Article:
Cricket-stuffed hot dogs and a Threesome Burger: here’s what’s cooking at the Ex 2016

BUG BISTRO What pairs well with crickets.


BUG BISTRO

What pairs well with crickets and mealworms? 

Beef, as it turns out. Citrus. And a whole lot of hot sauce.

Edible bugs, lauded by many as the future of sustainable eating, are making their debut at this year’s Canadian National Exhibition fair (Aug. 19 to Sept. 5, theex.com). But instead of getting deep-fried or plonked in chocolate – like every other non-six-legged foodstuff available within a mile of the midway – they’ll be arriving in major style.

That’s thanks to Bug Bistro, a brand-new food outfit headed up by chef Mark Jachecki and affiliated with Entomo Farms, a Peterborough-based producer of organic edible bugs. Tasked with coming up with a menu that would entice carnival visitors to chow down on the creepy-crawlies, Jachecki avoided leaning on the obvious gross-out factor.

His recipes focus on the bugs’ natural nuttiness and crunch, working them seamlessly into classed-up carnival fare. Chef enlisted the Tabasco brand to contribute contrasting heat.

“There’s a big cultural barrier there,” says Adam Cohen, Jachecki’s partner in the venture, after blending me up a mango-lassi-style shake spiked with mealworm protein. “But if you can find a way to put it in fun, carnival-eats-type food, it helps push it forward without seeming too grandiose.”

FoodLA_DSC_1281.jpg

‘Critter fritter’ spring rolls come stuffed with mealworm-laced veggies, with a spicy-sweet sauce on the side.


And so, visitors swarming the CNE Food Building can nosh on seared chipotle-beef tacos topped with chili-lime crickets, or “crispy critter rolls” packed with sautéed veggies and a spicy-sweet dipping sauce, which are absolutely top-notch once you get over the insides of the spring roll staring back at you.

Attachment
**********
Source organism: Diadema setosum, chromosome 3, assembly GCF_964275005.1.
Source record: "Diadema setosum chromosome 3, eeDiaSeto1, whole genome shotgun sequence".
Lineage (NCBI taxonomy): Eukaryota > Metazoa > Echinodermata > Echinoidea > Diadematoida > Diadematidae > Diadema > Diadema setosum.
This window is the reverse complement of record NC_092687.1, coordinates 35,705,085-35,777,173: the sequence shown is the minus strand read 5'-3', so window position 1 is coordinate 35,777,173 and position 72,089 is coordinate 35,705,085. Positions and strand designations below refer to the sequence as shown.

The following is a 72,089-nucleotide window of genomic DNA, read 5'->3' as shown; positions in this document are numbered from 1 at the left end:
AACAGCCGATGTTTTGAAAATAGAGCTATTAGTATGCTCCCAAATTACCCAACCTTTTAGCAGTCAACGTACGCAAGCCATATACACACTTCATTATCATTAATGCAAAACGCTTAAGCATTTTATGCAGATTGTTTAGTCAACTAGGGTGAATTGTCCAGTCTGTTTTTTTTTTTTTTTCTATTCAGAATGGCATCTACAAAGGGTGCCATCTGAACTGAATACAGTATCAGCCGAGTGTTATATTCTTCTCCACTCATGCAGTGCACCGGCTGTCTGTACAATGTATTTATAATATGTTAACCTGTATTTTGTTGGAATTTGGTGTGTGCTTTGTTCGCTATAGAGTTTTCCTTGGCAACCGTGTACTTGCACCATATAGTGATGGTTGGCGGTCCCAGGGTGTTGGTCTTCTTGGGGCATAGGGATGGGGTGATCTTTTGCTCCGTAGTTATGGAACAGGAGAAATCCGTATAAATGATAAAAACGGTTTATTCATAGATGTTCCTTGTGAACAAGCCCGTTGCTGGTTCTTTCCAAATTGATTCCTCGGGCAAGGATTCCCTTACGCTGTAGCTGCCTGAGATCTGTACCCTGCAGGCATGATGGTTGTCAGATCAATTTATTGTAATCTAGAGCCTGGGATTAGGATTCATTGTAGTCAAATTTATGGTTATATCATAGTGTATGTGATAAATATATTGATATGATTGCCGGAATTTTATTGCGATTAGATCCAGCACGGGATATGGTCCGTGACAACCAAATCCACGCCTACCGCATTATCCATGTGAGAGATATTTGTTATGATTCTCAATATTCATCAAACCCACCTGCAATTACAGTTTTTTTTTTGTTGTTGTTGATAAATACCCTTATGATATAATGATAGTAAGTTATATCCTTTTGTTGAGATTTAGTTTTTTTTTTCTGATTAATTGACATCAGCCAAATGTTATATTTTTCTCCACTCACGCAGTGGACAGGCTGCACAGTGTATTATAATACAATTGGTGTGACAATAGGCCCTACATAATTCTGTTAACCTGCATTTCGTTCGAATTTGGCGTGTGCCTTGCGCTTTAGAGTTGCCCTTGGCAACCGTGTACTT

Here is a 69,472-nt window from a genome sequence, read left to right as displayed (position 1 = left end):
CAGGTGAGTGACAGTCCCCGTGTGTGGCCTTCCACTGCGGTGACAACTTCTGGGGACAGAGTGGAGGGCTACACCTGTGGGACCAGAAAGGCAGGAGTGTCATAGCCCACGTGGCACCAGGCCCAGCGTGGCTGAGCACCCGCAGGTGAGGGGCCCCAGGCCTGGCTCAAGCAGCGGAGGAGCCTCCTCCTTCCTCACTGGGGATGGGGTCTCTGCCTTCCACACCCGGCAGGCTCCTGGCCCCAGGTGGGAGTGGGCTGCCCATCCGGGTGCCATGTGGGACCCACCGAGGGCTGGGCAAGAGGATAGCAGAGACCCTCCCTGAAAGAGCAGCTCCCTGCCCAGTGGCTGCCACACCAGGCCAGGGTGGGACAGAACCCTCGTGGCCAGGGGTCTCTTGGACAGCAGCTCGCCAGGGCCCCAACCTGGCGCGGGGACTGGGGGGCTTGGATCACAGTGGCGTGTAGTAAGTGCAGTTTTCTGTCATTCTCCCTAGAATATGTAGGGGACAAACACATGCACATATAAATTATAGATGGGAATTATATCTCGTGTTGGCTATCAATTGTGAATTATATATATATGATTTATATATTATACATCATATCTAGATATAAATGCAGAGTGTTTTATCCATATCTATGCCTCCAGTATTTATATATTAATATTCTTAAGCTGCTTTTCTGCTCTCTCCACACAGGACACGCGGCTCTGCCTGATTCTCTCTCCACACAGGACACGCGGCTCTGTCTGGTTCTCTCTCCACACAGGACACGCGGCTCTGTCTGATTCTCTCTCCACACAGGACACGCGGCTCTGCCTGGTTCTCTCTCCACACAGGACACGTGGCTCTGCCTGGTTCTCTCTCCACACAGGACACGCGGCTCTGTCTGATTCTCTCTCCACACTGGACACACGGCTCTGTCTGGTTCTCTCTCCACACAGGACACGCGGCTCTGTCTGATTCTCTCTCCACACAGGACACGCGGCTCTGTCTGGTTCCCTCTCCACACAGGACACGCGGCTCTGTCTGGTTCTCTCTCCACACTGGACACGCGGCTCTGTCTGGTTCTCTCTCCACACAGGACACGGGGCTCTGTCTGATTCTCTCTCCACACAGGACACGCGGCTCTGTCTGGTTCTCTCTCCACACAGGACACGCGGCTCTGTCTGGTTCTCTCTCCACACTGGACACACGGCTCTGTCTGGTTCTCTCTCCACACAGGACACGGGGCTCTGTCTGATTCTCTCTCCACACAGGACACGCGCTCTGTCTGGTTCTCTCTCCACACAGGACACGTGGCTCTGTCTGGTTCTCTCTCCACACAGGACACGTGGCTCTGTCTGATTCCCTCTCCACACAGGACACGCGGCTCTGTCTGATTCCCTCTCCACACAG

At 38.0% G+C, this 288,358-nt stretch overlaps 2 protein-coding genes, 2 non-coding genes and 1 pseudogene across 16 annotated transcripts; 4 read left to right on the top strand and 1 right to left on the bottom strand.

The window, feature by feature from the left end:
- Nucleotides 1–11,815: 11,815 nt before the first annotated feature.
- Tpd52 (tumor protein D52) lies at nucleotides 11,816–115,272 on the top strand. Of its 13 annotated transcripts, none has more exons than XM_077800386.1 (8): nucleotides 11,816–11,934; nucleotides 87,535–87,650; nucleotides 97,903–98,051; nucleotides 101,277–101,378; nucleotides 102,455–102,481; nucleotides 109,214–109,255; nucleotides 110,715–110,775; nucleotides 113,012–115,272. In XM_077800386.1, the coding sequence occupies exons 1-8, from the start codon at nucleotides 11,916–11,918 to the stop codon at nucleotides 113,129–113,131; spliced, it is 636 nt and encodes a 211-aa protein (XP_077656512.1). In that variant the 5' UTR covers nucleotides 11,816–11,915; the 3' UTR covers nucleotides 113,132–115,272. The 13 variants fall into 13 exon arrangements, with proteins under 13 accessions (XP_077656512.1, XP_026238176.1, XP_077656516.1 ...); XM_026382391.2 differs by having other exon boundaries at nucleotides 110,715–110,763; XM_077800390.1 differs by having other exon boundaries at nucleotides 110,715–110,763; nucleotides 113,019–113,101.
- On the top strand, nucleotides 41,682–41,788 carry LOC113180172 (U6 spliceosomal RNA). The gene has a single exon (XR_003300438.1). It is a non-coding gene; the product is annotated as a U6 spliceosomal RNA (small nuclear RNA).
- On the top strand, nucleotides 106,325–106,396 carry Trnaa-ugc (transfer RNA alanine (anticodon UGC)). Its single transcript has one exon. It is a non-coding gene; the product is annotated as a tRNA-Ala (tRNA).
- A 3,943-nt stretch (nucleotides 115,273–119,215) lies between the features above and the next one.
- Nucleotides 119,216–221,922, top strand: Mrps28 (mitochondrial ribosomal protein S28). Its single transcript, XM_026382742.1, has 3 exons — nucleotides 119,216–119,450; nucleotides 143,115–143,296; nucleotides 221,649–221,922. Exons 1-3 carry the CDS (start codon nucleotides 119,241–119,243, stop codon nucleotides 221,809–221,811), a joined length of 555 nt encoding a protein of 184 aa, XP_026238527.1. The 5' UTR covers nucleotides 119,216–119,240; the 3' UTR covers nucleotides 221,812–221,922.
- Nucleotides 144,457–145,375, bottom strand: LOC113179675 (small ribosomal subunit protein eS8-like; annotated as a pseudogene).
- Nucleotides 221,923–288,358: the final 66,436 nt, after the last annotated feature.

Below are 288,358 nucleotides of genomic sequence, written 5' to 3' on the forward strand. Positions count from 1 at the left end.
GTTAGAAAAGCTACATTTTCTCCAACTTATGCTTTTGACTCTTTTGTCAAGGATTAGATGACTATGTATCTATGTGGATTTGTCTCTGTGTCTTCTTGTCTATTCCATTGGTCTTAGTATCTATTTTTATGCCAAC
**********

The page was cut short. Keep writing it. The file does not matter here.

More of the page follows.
My personal favourite is a custom-made all-beef frank – actually a mostly-beef frank. “Ten to 15 per cent of the protein in our hot dog is cricket,” he says. “You really get the nuttiness there. But that might not be what you want in a hot dog – so on the tail end we’ve got the Tabasco original sauce in there, so it balances it out really nicely.” 

The texture and flavour are perfect, with lime-drenched cabbage slaw adding a brightening note. A sweet Tabasco glaze stands in for ketchup. Want mustard? How about some honey-mustard-roasted crickets instead?

FoodLA_DSC_1175.jpg

Corrado’s Threesome Burger is a sloppy pile-on of Greek, Italian and Canadian ingredients.

CORRADO’S

How do you get your dish to stand out among the hundreds of increasingly wacky options at the CNE? A spicy marketing gimmick doesn’t hurt.

Corrado’s proprietor Charlie Pecorella has that down: the sign over his Greco-Italian takeout spot on John proudly reads, “We Got Balls!” The balls are big, oozing Sicilian arancini – and they won him the CNE’s best food concession prize in 2013.

Last year, he unveiled the S&M Burger – standing, of course, for “spaghetti and meatballs” – which featured a meatball-style patty, pan-fried spaghetti, spicy havarti and hot peppers (order “extra kinky” if you want more). 

For 2016, Pecorella’s upping the ante with a new item.